Government cracking down on organ trade

 

One of the seamier aspects of medical tourism is on the wane, but sadly not yet killed. While countries are cracking down on legal commercial transplantation, an illegal trade has been taking its place in other developing nations.

China will investigate illegal organ transplant operations provided for 17 visiting Japanese and punish hospitals and medical workers involved. China prohibits transplants for foreigners, as it cannot keep up with demand for its own citizens. The country had just a little more than 10,000 donors for the more than one million people who need transplants every year. China performs the second-largest number of organ transplant operations in the world, behind the United States, with some 5,000 operations each year. The United States now has more than 100,000 on the national organ transplant waiting list, with an average wait of five years; the result of an aging and increasingly unhealthy population.

Deputy health minister Huang Jiefu said the 17 Japanese had come to China as tourists. “China resolutely opposes organ transplant tourism. China prohibits organ transplants for foreign visitors on tourist visas. Medical institutions and staff who carried out the organ transplants against the rules will be severely dealt with according to the law."

Last year, China penalised three hospitals for illegally selling human organs to foreigners.

In May 2007, China issued the Provisions on Human Organ Transplant. So far, the ministry has granted over 160 medical institutions the license to conduct such operation. It has deprived some hospitals of the license. The MOH has ordered domestic hospitals not to perform organ transplants for foreign tourists. Those who want to conduct such operations must acquire official approval from provincial health departments, and provincial health departments must report to the MOH before giving approval to the applications. Domestic hospitals must also prohibit their doctors from performing organ transplants while travelling overseas as a tourist.

For years, wealthy patients in need of replacement organs have turned to the shadowy, for-profit trade in human organs in the developing world, but the international medical community is having some success in pressuring foreign governments to crack down on the practice. Dr. Luc Noell for the World Health Organization in Geneva, reports that the commercial organ trade has thrived in countries like India, China, Pakistan and the Philippines as a result of increased demand from countries like the United States.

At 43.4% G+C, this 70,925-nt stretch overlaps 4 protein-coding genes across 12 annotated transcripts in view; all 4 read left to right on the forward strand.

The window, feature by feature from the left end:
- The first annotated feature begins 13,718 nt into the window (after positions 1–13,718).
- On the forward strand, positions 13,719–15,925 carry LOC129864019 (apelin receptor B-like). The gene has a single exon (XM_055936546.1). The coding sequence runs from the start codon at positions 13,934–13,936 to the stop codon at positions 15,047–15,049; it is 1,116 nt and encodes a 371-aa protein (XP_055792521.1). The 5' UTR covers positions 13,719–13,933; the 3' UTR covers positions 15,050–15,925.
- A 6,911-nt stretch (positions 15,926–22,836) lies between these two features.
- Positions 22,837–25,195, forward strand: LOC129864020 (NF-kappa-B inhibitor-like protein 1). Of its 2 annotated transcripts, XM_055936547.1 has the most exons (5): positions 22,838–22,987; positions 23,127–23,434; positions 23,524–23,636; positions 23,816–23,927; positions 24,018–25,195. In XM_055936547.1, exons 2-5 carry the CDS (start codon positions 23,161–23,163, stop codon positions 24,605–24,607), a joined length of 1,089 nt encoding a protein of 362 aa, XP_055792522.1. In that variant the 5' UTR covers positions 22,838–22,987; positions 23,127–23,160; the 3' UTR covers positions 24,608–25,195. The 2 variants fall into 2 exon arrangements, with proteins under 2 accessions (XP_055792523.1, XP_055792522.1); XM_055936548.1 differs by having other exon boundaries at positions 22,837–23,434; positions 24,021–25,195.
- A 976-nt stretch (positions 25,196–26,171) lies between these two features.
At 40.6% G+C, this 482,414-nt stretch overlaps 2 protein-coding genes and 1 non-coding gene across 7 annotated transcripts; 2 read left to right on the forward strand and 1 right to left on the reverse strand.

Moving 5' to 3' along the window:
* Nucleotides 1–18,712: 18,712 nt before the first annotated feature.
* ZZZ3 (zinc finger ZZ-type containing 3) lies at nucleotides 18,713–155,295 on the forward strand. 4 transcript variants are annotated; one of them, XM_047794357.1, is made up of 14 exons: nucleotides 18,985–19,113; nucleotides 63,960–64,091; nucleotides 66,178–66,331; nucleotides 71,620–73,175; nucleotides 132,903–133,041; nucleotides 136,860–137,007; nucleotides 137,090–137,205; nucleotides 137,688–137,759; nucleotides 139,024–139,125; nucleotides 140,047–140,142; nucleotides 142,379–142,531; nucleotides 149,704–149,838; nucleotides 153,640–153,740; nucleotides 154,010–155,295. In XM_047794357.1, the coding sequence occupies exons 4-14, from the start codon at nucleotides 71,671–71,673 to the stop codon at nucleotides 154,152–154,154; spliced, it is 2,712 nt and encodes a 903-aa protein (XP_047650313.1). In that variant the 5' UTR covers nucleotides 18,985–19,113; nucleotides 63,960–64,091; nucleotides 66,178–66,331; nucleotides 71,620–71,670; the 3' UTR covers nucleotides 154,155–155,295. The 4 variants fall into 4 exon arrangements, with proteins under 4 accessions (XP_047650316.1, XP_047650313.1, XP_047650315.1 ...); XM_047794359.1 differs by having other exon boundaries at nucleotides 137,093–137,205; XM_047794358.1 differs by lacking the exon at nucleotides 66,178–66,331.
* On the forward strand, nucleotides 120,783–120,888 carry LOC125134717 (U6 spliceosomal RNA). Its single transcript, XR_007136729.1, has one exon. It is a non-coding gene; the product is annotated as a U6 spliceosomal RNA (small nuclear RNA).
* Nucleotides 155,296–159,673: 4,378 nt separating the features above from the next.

The richest countries are driving demand in the commercial trade in human organs, most commonly kidneys.The WHO passed a resolution in 2004 opposing for-profit organ trading. At the time, several countries were performing transplants for foreigners. In the Philippines, the practice of paying poor people to part with a kidney was widespread.

In China, a web site for BEK-Transplant, a transplantation clinic, offered a price menu in English and Arabic for foreigners shopping for a life-saving organ. For a non-Chinese patient, kidneys went for US$70,000. The website is now defunct as China and other countries have begun cracking down on transplant tourism. Last year, Pakistan made into law an ordinance banning commercial transplants and created a new authority to monitor the transplant process. It resulted in a 70 percent drop in transplants from a high of 2,000 a year to 600, the other 1,400 were foreigners.

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